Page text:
Probation violations have very serious consequences in Florida. If you are convicted of a probation violation, the judge can sentence you to the maximum penalty for the crime you are on probation for. For example, if you are on probation for a third degree felony with a maximum penalty of five years in prison, the judge can sentence you to a five-year prison sentence. There are two types of probation violations: technical violations and the commission of a new offense while on probation.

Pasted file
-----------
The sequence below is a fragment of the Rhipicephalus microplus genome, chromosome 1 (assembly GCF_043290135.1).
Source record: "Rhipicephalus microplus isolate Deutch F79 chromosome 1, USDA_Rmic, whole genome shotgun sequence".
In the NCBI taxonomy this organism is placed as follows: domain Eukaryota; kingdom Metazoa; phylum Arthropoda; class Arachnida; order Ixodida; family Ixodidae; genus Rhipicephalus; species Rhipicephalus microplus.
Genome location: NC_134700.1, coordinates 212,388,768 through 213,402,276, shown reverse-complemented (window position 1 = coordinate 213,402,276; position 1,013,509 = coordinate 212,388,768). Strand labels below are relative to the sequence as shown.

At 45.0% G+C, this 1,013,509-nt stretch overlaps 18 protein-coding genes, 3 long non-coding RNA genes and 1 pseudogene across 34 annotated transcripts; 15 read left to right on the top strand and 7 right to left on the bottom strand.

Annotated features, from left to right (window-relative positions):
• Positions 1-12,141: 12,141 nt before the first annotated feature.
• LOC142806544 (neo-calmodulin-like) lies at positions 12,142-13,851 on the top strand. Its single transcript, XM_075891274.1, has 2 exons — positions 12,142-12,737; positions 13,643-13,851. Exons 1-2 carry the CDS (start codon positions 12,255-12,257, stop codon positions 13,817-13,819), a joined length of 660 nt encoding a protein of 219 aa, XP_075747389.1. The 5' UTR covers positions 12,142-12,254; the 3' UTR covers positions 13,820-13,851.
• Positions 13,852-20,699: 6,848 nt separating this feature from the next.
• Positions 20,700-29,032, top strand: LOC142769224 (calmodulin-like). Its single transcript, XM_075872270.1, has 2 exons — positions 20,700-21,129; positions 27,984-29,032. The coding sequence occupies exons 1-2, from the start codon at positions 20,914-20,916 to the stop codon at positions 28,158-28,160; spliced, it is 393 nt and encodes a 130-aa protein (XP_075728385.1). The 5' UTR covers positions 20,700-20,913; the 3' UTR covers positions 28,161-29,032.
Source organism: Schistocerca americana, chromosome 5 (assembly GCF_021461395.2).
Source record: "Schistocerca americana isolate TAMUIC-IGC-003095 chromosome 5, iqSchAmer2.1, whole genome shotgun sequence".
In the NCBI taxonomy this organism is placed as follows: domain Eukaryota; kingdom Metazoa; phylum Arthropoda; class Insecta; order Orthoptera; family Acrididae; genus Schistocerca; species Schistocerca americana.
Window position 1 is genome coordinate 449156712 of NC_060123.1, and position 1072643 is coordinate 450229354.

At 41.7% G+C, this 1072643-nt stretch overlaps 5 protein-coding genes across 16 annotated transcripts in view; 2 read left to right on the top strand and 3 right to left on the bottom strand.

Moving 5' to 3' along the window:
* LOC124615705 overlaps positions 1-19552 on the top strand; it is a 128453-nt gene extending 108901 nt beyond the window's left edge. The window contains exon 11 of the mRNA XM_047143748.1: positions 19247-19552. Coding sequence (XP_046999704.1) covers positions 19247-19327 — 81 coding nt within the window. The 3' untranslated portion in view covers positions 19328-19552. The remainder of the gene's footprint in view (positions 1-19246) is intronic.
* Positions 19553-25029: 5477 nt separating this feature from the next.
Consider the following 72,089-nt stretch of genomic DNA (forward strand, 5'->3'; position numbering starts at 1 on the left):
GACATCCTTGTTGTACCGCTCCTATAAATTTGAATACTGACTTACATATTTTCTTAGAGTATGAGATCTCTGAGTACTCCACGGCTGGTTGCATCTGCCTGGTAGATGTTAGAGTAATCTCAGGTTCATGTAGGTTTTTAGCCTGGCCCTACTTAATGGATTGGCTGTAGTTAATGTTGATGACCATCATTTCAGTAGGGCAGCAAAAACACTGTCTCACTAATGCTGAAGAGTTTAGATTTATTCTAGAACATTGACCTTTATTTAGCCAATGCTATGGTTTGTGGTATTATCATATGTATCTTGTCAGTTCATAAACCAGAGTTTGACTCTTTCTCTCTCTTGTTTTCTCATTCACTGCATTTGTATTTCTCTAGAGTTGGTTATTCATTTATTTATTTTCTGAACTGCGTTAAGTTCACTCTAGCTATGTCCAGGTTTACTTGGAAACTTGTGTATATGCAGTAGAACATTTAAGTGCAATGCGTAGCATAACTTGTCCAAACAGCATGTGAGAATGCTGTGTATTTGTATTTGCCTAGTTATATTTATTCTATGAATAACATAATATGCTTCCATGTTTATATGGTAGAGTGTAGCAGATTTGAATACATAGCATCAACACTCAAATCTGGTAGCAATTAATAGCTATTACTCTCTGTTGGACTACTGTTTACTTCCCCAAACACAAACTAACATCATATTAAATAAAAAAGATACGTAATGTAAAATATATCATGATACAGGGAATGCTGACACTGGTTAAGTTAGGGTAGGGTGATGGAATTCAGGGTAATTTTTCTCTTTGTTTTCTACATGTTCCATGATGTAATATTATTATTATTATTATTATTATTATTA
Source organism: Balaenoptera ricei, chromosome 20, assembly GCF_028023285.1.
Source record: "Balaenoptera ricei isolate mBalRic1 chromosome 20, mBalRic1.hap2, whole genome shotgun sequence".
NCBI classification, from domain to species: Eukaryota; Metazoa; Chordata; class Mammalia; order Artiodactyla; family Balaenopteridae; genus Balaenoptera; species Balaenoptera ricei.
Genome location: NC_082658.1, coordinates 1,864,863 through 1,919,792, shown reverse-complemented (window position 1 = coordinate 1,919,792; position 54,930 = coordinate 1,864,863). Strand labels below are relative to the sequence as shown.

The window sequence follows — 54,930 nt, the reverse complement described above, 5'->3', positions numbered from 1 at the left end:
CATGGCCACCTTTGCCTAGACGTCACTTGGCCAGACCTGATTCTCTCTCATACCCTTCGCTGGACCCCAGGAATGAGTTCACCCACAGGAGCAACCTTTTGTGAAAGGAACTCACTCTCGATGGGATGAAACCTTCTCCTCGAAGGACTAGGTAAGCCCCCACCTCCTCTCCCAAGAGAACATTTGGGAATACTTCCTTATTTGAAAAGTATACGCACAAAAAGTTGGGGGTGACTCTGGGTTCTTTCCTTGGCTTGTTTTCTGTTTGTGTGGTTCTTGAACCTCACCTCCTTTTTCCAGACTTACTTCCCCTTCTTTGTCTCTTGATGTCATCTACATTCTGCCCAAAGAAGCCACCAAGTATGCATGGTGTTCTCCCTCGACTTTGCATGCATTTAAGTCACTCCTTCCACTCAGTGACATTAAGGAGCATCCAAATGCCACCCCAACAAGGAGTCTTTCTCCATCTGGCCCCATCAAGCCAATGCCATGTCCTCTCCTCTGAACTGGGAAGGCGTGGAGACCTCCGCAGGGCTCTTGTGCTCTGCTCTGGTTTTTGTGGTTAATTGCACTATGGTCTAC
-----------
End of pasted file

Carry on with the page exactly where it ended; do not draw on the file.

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Examples of technical violations are testing positive for drugs and missing a probation meeting. Many lawyers think they have to roll over and not put up a defense if their client has been charged with a technical probation violation. However, the state still has to prove that you committed the violation willfully and materially.
Florida judges usually issue arrest warrants without bond in probation violations, especially if the offender is on probation for a felony. This means that you will not be able to get out of jail without a bond hearing.
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